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POLYMERS IN THE MARINE ENVIRONMENT

Polymers in a Marine Environment

Author(s)                 Mukesh Doble, Ramasamy Venkatesan
Publisher Smithers Rapra Technology
Date 2014
Pages 256
Format pdf
Size 5.9 Mb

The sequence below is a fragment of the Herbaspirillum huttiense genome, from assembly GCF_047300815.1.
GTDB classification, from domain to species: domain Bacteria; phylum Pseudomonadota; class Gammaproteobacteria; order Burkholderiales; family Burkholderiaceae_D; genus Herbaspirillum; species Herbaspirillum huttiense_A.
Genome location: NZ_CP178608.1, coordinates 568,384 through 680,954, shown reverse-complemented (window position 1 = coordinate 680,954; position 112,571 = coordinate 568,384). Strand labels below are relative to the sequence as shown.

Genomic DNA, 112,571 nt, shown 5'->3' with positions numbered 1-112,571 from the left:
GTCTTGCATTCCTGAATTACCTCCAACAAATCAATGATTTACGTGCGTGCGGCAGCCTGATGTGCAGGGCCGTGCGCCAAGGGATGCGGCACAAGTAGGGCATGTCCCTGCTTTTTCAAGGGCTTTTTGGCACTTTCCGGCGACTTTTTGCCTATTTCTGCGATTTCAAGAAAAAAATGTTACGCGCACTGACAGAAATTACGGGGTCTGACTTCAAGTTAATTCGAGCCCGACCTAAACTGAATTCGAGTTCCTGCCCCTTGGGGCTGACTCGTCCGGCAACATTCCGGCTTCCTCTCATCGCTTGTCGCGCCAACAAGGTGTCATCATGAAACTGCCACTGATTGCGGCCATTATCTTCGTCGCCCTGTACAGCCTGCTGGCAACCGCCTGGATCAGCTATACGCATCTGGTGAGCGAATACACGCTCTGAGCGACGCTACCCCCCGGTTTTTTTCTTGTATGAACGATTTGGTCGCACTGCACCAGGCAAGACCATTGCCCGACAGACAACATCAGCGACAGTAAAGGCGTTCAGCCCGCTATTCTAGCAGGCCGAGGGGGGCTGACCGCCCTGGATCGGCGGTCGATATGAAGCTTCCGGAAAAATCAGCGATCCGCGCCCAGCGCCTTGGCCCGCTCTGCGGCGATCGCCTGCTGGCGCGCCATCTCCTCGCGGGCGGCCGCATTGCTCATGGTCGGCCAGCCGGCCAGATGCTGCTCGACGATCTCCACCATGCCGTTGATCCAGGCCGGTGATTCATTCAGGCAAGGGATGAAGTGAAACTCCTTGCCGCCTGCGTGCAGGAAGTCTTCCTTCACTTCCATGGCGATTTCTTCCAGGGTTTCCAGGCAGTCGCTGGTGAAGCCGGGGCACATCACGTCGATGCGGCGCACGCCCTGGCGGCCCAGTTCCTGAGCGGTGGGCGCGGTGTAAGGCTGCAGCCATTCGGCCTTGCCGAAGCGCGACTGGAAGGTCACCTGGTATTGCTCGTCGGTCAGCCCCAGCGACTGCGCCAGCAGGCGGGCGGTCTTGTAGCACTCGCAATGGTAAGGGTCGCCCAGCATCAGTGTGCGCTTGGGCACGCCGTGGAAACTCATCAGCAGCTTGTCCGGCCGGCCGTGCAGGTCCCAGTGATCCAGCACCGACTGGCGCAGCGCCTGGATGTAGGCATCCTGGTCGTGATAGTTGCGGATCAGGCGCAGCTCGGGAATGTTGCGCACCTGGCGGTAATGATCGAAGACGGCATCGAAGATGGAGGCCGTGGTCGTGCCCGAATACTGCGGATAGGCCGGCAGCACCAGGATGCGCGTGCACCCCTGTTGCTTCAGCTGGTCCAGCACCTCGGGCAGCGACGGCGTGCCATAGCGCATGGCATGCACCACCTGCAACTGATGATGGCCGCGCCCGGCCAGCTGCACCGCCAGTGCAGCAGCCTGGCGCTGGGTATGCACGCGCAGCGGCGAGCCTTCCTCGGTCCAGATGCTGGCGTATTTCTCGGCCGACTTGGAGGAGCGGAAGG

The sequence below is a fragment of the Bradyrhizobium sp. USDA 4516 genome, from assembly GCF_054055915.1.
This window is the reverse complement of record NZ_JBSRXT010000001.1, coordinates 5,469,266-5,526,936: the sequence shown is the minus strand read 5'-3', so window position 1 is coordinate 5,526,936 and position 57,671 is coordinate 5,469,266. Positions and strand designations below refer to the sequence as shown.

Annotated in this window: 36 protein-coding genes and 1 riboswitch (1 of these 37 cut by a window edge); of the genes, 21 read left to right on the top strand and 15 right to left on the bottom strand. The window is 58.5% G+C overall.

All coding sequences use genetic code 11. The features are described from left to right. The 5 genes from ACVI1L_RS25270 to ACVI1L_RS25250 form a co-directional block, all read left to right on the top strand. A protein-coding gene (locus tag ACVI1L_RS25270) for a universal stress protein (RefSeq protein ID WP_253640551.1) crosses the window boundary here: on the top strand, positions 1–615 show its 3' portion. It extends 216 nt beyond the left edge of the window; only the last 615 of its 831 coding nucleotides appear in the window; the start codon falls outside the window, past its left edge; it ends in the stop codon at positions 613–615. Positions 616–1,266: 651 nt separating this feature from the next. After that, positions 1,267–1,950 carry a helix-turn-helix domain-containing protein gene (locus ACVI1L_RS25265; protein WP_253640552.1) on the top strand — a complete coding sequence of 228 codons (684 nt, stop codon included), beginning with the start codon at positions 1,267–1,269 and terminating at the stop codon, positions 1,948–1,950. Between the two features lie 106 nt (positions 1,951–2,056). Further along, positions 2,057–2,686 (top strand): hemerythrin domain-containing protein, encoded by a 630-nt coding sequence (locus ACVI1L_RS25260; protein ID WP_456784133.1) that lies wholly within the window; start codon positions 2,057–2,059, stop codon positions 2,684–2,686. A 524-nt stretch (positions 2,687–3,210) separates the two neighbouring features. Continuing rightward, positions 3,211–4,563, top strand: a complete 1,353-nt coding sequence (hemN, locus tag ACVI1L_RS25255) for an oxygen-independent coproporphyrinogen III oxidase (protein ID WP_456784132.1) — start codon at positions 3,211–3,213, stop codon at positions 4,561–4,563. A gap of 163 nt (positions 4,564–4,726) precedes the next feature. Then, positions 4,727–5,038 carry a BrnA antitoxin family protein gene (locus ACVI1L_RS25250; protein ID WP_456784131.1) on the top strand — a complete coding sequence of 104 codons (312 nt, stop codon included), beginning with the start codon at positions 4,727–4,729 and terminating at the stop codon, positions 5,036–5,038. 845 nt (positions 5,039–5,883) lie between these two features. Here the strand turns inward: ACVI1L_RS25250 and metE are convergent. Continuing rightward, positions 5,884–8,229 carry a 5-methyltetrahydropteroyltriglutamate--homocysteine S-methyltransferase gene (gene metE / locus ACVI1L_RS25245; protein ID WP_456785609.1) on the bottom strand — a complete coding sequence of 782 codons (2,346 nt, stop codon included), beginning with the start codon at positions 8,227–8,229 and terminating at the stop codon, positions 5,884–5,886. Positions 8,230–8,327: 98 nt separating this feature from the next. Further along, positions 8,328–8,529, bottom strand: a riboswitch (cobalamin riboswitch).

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   Plastics are synthetic organic polymers that are produced worldwide at a rate of 100 million tons per year and have replaced several construction, automobile and engineering materials, because of their advantages, ease of fabrication, and cost. Plastics and composites which include polyester, polyethylenes, fluorinated hydrocarbons, foams, urethanes, carbon fibre reinforced plastic and glass fibre reinforced plastic and so on, are also used in marine applications as hulls, fenders, insulating materials, pipelines and so on. The increased consumption over time has led to escalating levels of them as waste in the land and in the ocean. The waste from the land reaches marine waters via industrial discharge, littering beaches and runoff. Most polymers are highly persistent in the marine environment and those that float degrade slowly via photocatalysis using ultraviolet (UV) radiation. Plastics that sink remain persistent for very long periods of time. Approximately 80% of plastic pollution in the sea originates from the land, and the rest is produced from recreational sailors, commercial operations, maritime industries, and the military. Plastics that reach the sea break down into microplastics (less than 5 mm) because of the activity of nature. A gyre is a naturally occurring vortex of wind and ocean current that rotates in a clockwise direction in the northern hemisphere and counterclockwise in the southern hemisphere seas. Currently there are five gyres. The North Pacific Gyre, also known as the Great Pacific Garbage Patch, swirls in the Pacific Ocean between the coast of California and Hawaii and contains about 11 million tons of floating plastic covering an area of nearly 5 million square miles in the Pacific Ocean. Sea animals including turtles, seabirds, sea lions, seals, mammals and fish get entangled or ingest these marine debris and die. Debris that settles on the seabed inhibits the exchange of gases between the pores in the sediments and the overlaying water which affects the oxygen supply to the ocean floor. This, in turn interferes with the organisms that are present on the sea floor and finally affect the ecosystem. Chemicals leach out from the plastics which could be toxic and are then absorbed by the animals and fish. For example bisphenol A, one of the monomers of polycarbonate, a transparent engineering plastic, is an endocrine disordering chemical which leaches out when thrown in the dump yards or in water bodies and can affect fish and other marine creatures.

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